Also, learn to nod, but know better. The likelihood of your little slugger making it to the pros isn’t too high, so keep things in perspective. I can vividly remember standing on the sidelines while a fellow mom informed me that her shortstop would someday play for the Atlanta Braves. I am sorry to say her dream did not come true.

And speaking of fellow baseball moms, make an effort to get to know them. One season I sat next to the scorekeeper for my daughter’s softball team. She smiled, I smiled, we traded scores—the stuff of surface relationships. I probably thought I was too busy to make a friend. But that fall, I read her obituary in the paper. She took her own life, and I will always regret that I did not make the effort to really get to know her.

While we’re on the important stuff, prepare to stand your ground. There once was this family who would not do ball on Sundays. Their son was placed on a team that held practice on Sundays, so he didn’t go. To any. At the end of the season, he was the only player picked from that team for All-Stars. Draw your own conclusions, especially those of you on the fence about Sunday-stealing travel ball.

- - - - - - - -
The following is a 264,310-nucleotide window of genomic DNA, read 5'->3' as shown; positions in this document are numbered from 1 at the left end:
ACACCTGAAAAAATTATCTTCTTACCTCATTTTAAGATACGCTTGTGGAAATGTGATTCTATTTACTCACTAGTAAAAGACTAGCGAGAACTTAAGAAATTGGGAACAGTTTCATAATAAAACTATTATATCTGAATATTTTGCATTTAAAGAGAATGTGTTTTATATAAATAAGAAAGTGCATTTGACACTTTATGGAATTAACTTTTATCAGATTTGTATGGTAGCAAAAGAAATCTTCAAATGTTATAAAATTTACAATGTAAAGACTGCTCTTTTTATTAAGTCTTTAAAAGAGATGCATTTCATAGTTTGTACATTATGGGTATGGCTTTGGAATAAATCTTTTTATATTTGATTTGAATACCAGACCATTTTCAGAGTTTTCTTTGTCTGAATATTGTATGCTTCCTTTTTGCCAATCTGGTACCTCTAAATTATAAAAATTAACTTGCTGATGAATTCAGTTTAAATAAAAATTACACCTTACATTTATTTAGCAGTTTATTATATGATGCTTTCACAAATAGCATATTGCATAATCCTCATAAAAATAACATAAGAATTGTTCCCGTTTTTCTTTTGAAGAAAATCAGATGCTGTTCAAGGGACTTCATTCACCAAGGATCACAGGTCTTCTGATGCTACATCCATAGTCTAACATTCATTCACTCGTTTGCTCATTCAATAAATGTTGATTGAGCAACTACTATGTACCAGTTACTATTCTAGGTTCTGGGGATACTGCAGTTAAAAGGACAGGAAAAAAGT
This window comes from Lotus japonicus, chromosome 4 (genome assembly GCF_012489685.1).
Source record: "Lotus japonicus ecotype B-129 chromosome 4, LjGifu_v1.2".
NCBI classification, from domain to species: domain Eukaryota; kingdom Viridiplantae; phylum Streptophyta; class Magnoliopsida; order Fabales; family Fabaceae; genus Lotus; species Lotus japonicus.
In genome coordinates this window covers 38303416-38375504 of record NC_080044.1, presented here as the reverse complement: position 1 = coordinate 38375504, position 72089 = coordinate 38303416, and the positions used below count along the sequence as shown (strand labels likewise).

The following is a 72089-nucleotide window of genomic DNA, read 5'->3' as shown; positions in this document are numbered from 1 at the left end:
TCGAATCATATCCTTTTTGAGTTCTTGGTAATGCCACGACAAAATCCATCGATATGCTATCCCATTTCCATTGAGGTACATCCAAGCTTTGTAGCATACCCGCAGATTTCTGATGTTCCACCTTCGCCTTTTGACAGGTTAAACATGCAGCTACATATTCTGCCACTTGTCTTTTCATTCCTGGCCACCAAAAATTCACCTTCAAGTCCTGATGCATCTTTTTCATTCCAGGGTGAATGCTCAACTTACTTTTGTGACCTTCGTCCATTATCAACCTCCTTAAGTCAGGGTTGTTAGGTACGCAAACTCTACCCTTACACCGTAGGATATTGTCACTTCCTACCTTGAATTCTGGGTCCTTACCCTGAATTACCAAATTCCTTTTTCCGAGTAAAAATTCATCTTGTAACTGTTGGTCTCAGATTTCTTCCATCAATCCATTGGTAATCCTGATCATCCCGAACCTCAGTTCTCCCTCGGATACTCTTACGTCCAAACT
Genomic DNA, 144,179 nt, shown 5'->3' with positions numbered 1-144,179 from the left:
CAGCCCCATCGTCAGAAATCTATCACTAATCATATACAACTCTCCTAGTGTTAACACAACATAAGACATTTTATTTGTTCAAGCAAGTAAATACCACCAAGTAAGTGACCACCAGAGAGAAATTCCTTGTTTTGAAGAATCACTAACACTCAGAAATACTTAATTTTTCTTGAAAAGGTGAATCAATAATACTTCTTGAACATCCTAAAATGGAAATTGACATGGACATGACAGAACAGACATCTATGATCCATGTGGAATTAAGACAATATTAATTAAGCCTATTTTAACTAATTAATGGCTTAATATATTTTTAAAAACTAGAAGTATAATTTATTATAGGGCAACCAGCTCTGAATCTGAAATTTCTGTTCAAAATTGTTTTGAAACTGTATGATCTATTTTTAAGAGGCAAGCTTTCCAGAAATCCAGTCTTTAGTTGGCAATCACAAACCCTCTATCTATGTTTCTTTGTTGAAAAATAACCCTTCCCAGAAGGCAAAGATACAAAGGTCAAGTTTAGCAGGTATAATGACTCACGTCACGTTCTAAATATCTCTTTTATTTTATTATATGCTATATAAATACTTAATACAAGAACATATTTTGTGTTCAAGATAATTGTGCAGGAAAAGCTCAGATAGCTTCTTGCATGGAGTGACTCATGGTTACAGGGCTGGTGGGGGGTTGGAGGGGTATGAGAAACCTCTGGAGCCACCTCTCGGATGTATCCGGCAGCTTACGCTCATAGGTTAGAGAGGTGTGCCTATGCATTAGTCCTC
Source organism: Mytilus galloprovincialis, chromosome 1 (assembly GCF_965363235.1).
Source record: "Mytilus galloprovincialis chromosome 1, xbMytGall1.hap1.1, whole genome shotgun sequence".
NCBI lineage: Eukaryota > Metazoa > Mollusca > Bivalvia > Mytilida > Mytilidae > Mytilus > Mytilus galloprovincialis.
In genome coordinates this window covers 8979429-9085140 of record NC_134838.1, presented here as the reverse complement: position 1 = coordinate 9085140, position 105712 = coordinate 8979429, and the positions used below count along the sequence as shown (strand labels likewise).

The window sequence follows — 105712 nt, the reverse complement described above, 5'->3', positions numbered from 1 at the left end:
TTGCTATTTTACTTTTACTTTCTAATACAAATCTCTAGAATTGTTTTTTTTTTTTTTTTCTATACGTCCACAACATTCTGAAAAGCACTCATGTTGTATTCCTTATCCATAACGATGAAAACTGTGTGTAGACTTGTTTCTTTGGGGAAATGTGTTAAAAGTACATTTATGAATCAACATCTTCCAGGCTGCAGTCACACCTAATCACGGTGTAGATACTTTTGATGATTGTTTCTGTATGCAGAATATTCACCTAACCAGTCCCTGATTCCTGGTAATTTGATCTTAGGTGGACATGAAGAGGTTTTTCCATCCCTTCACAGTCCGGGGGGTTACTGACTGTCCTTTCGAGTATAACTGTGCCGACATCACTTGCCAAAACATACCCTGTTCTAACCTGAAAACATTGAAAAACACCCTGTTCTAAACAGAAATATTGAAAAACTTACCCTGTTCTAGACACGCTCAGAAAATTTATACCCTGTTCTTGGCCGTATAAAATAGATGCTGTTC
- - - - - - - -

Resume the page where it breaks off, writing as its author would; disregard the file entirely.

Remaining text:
And last, here’s one for you frugal moms. I know how it is, but buy the team photo already. When my kids look at them now, they see faces of friends who have since tragically died in accidents and coaches who died from illnesses. They’re a sobering reminder that life is a vapor, and about way more than baseball. 

Keep that in mind, Little League mamas, as you treat those grass stains and load up those coolers. Know that this season of ball, as well as this season of your life, will be over before you know it. Batter up.

I’m Kim Henderson.


NICK EICHER: Tomorrow: Coins! We need ’em. It’s not a shortage as much as we’re just not spending the ones we do have and so businesses are having trouble making change. We’ll tell you what they’re doing about it. 

And, we’ll talk about what new regulations could be coming to Silicon Valley.

That and more tomorrow. 

I’m Nick Eicher.

MARY REICHARD: And I’m Mary Reichard.

The World and Everything in It comes to you from WORLD Radio.

WORLD’s mission is biblically objective journalism that informs, educates, and inspires.

Now may the Lord of Peace himself give you peace at all times and in every way. 

Go now in grace and peace.


WORLD Radio transcripts are created on a rush deadline. This text may not be in its final form and may be updated or revised in the future. Accuracy and availability may vary. The authoritative record of WORLD Radio programming is the audio record.